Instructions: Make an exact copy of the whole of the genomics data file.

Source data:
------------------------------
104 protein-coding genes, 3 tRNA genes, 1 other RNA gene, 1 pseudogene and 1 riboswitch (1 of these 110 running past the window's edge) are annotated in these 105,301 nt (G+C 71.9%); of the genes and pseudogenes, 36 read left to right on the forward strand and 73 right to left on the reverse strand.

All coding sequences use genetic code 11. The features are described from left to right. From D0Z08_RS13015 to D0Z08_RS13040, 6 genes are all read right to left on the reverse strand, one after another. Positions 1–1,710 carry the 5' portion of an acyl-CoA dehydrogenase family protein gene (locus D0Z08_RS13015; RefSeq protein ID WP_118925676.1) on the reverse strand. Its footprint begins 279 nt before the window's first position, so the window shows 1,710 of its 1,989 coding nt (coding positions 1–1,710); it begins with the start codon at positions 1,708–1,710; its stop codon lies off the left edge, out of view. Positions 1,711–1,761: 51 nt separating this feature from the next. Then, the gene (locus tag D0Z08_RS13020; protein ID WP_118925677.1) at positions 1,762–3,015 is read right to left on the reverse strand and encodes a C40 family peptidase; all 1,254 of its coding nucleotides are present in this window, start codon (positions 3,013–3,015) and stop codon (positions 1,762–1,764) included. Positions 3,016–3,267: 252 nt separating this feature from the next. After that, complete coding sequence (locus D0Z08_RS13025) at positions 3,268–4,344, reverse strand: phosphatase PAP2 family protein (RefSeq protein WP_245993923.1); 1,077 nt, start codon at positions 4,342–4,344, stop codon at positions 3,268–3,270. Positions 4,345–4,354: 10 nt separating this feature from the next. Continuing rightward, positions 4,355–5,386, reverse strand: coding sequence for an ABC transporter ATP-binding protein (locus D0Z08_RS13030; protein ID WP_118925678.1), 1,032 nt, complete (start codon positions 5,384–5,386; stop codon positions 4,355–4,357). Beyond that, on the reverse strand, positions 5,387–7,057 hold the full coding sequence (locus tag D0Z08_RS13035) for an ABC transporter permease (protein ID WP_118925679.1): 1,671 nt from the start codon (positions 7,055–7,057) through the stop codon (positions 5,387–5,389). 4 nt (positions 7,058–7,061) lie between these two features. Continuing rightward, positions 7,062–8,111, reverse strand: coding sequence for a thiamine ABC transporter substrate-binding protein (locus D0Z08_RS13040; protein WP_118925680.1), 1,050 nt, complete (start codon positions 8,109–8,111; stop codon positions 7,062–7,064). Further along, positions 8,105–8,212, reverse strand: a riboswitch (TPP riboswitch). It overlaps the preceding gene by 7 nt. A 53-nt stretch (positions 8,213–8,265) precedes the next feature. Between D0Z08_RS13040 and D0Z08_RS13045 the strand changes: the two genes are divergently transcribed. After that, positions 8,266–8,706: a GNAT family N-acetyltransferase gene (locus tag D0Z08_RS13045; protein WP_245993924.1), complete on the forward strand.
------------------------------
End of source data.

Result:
104 protein-coding genes, 3 tRNA genes, 1 other RNA gene, 1 pseudogene and 1 riboswitch (1 of these 110 running past the window's edge) are annotated in these 105,301 nt (G+C 71.9%); of the genes and pseudogenes, 36 read left to right on the forward strand and 73 right to left on the reverse strand.

All coding sequences use genetic code 11. The features are described from left to right. From D0Z08_RS13015 to D0Z08_RS13040, 6 genes are all read right to left on the reverse strand, one after another. Positions 1–1,710 carry the 5' portion of an acyl-CoA dehydrogenase family protein gene (locus D0Z08_RS13015; RefSeq protein ID WP_118925676.1) on the reverse strand. Its footprint begins 279 nt before the window's first position, so the window shows 1,710 of its 1,989 coding nt (coding positions 1–1,710); it begins with the start codon at positions 1,708–1,710; its stop codon lies off the left edge, out of view. Positions 1,711–1,761: 51 nt separating this feature from the next. Then, the gene (locus tag D0Z08_RS13020; protein ID WP_118925677.1) at positions 1,762–3,015 is read right to left on the reverse strand and encodes a C40 family peptidase; all 1,254 of its coding nucleotides are present in this window, start codon (positions 3,013–3,015) and stop codon (positions 1,762–1,764) included. Positions 3,016–3,267: 252 nt separating this feature from the next. After that, complete coding sequence (locus D0Z08_RS13025) at positions 3,268–4,344, reverse strand: phosphatase PAP2 family protein (RefSeq protein WP_245993923.1); 1,077 nt, start codon at positions 4,342–4,344, stop codon at positions 3,268–3,270. Positions 4,345–4,354: 10 nt separating this feature from the next. Continuing rightward, positions 4,355–5,386, reverse strand: coding sequence for an ABC transporter ATP-binding protein (locus D0Z08_RS13030; protein ID WP_118925678.1), 1,032 nt, complete (start codon positions 5,384–5,386; stop codon positions 4,355–4,357). Beyond that, on the reverse strand, positions 5,387–7,057 hold the full coding sequence (locus tag D0Z08_RS13035) for an ABC transporter permease (protein ID WP_118925679.1): 1,671 nt from the start codon (positions 7,055–7,057) through the stop codon (positions 5,387–5,389). 4 nt (positions 7,058–7,061) lie between these two features. Continuing rightward, positions 7,062–8,111, reverse strand: coding sequence for a thiamine ABC transporter substrate-binding protein (locus D0Z08_RS13040; protein WP_118925680.1), 1,050 nt, complete (start codon positions 8,109–8,111; stop codon positions 7,062–7,064). Further along, positions 8,105–8,212, reverse strand: a riboswitch (TPP riboswitch). It overlaps the preceding gene by 7 nt. A 53-nt stretch (positions 8,213–8,265) precedes the next feature. Between D0Z08_RS13040 and D0Z08_RS13045 the strand changes: the two genes are divergently transcribed. After that, positions 8,266–8,706: a GNAT family N-acetyltransferase gene (locus tag D0Z08_RS13045; protein WP_245993924.1), complete on the forward strand.